and now i’ve shared my silence with you.

may your week be blessed. silent or not.

mary oliver’s latest slim volume of prayer poem is titled, felicity (penguin press, 2015). the words above, first, from the poem, “moments,” and finally, a few lines from “leaves and blossoms along the way.” 

the eloquence of silence

silence on day that darkens

the sky is gray. as it should be. as my mama long ago told me it would be. had to be. this was the day that jesus hung on the cross. this was the day they call good friday, though i never have, never will, understand that. it’s a friday i nestle into, to be sure. it’s a friday when i will carve out a hollow of silence. i will wrap myself in silence and gray, gray sky.

it’s my practice, because we don’t usually shake off the ways of our earliest days, to contemplate deep and hard these hours when the one who healed the sick, threw out the tax collectors, the one who preached “love your neighbor as yourself,” the one who wept in the garden of gethsemane, he was stripped, and crowned with thorns. he carried the cross of his own dying along the dusty road to golgotha. he fell down. three times. and then, when he came to the place where he was to die, his arms and legs were nailed to limbs of tree, to wooden timbers, and he slowly breathed his last. and before he dropped his head, he called out: “father, forgive them, for they know not what they’re doing.”

and if no other story of the christian narrative compels you, this might be one to contemplate deep and hard all life long.

i never get to the bottom of it. but every year, come this gray, gray friday, i try. i sink deep into what might have been coursing through a holy man on his way to die. i contemplate how it might be to live a life of trying to right the ways of a world that’s side-stepped what matters, that’s lost sight of how to love, of what it means to make peace with enemies, to embrace the cast-aside, the forgotten, the scorned. and then, at the end of that short life, to be condemned to die. to carry the weight of that cross knowing it’s the instrument of your own death.

and all of that i contemplate in silence. it’s one rule from long ago that i try mightily to abide by. my mama made us all be silent. not a word from noon to three, the hours when jesus hung on that cross, the hour when he died. long ago, for all those gray gray fridays, i tiptoed to my bedroom, my one sanctuary in a house of brothers. i sat on my bed, stared out the window at the sky. turned the pages of some evocative telling of those final hours. and waited for the sky to darken, maybe rumble, maybe cleave, at the stroke of three, the hour when jesus died.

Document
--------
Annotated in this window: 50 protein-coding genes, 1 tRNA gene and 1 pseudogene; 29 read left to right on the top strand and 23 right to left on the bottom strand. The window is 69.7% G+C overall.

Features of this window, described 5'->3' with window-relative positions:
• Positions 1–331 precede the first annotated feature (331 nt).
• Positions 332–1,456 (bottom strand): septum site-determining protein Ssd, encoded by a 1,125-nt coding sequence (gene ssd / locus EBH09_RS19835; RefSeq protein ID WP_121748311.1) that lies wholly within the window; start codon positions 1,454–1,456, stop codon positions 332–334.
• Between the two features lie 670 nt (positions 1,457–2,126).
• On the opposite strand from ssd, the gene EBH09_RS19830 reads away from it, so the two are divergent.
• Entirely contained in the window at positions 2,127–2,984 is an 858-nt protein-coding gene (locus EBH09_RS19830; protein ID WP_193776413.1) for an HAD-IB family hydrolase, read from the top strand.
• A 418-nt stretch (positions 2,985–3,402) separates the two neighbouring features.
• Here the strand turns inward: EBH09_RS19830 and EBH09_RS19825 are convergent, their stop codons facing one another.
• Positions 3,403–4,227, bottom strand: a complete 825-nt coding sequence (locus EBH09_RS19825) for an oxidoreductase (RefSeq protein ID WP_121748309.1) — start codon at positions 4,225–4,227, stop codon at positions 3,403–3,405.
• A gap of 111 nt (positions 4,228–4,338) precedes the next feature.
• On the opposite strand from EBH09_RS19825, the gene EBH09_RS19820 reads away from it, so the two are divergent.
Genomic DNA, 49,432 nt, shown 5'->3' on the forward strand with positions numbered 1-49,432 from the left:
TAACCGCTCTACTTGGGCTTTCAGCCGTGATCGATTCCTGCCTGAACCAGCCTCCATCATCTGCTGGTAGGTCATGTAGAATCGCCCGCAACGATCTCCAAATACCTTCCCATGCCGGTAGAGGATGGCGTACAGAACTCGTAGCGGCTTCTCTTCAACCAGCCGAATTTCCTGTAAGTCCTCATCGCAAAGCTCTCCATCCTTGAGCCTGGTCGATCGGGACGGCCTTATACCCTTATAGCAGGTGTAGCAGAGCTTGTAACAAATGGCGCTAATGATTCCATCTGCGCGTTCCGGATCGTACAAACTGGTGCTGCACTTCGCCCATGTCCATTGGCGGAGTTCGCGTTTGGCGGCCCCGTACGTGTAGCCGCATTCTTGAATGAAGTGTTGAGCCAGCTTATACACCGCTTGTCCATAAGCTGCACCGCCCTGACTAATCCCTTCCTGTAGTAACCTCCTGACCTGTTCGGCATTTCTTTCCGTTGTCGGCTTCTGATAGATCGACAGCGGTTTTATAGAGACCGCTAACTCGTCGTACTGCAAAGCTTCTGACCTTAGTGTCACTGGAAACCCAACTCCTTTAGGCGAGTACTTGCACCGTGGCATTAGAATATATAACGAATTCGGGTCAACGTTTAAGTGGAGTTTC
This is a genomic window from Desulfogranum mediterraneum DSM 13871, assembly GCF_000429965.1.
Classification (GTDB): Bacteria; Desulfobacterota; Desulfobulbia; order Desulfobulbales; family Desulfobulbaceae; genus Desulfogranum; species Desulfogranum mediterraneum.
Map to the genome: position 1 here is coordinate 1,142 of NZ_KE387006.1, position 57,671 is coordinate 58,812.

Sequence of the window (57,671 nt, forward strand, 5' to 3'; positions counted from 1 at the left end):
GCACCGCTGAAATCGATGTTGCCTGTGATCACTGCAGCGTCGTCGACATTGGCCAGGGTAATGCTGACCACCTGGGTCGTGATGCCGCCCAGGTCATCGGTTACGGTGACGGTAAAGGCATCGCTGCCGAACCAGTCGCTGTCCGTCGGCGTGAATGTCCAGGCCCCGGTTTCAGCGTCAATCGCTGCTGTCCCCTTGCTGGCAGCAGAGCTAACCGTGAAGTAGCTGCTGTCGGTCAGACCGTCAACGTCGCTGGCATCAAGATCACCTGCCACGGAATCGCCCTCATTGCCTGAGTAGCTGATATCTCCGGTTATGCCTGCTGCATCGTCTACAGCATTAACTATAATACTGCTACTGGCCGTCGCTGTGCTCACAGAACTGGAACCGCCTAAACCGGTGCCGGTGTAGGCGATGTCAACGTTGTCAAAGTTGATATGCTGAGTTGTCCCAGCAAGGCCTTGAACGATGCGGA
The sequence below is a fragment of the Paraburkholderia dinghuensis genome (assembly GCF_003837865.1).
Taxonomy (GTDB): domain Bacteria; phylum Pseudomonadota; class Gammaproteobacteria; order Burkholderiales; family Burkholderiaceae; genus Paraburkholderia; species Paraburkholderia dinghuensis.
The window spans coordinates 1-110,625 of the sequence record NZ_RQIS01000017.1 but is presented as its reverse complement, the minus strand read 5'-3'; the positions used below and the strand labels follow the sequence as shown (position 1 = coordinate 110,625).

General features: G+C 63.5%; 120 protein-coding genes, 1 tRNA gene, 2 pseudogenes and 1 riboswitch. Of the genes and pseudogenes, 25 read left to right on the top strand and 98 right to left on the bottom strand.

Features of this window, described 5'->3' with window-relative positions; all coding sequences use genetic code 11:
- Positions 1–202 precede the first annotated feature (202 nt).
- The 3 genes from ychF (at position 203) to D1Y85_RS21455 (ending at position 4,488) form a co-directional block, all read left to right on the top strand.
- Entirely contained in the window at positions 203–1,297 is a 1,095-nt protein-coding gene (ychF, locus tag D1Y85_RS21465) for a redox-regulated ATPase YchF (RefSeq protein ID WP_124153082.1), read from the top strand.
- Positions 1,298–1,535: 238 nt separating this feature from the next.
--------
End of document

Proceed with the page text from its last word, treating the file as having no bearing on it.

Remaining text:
and so it is here and now, the silence that will infuse the afternoon, when i will retreat to my room, stare out the window, turn the page of some evocative retelling of this gray gray friday. though i don’t, and haven’t, set that rule in my house, have not made my boys abide (though i do offer it as suggestion, nearly every year). i follow all alone the rule of silence.

there is such eloquence in silence, particularly amid this noisy, cacophonous world. there is wisdom in allowing thoughts to flow, to follow their course deep down to where the inklings come. or the knowing. it’s as if the rivulets of thawing spring find their way to rushing creek, where the bubbling up begins.

it’s rare and it’s a gift, this setting aside an afternoon for silence. for holy thought. for deepening.

and this gray gray friday, there is much to contemplate. to breathe deep and fill my soul.

the wonder of this particular good friday is that as i pull away from the afternoon’s silence, i will turn to passover’s story of exodus. and there i will be gathered at a table and that story will be told and retold. two compelling narratives in one day at our house. so it is, the blessing of being both. last night, at the mass of the last supper, i listened as one reading told the escape-from-egypt story, and the next told how jesus sat down to the seder, the passover feast, the one that we’ll sit down to tonight and tomorrow night. the intermingling of narratives, the points of intersection, they’re not missed by me. and it’s all part, i think, of what makes the good friday story even more compelling. the contemplation of the depths from which it flowed.  

this morning i thought i was going to burrow deep on the subject of silence, but, as so often happens, the sentences took me elsewhere. took me this time into jesus and the hours of this deepening afternoon. i don’t often write overtly about the tenets of my religion, or tell its stories here, but indeed they resonate and deeply draw my attention.

minutes after writing the words above, i sat down with my most beloved haggadah (the book that holds the story of the exodus, and outlines the prescriptions for the seder, the passover retelling and feasting); it’s the new american haggadah, edited by jonathan safran foer, published in 2012, and it’s brilliant. i read these words:

“we are not merely telling a story here. we are being called to a radical act of empathy.

oh, i wish i’d read those words before i started writing this morning. they grabbed me by the throat, and hold me in their grasp. we are being called to a radical act of empathy. jewish or christian, the stories of this holy blessed weekend are calling us to radical acts of empathy. and therein lies the miracle. that we have the capacity to enter.

contemplate the radical act of empathy in how, in our lives, we are called to feel from inside those beyond ourselves.

and my original first question of the morning:

do you, amid your busy days, ever declare interludes of silence, to follow the rivulets of thawing spring to the rushing creek where bubbling comes?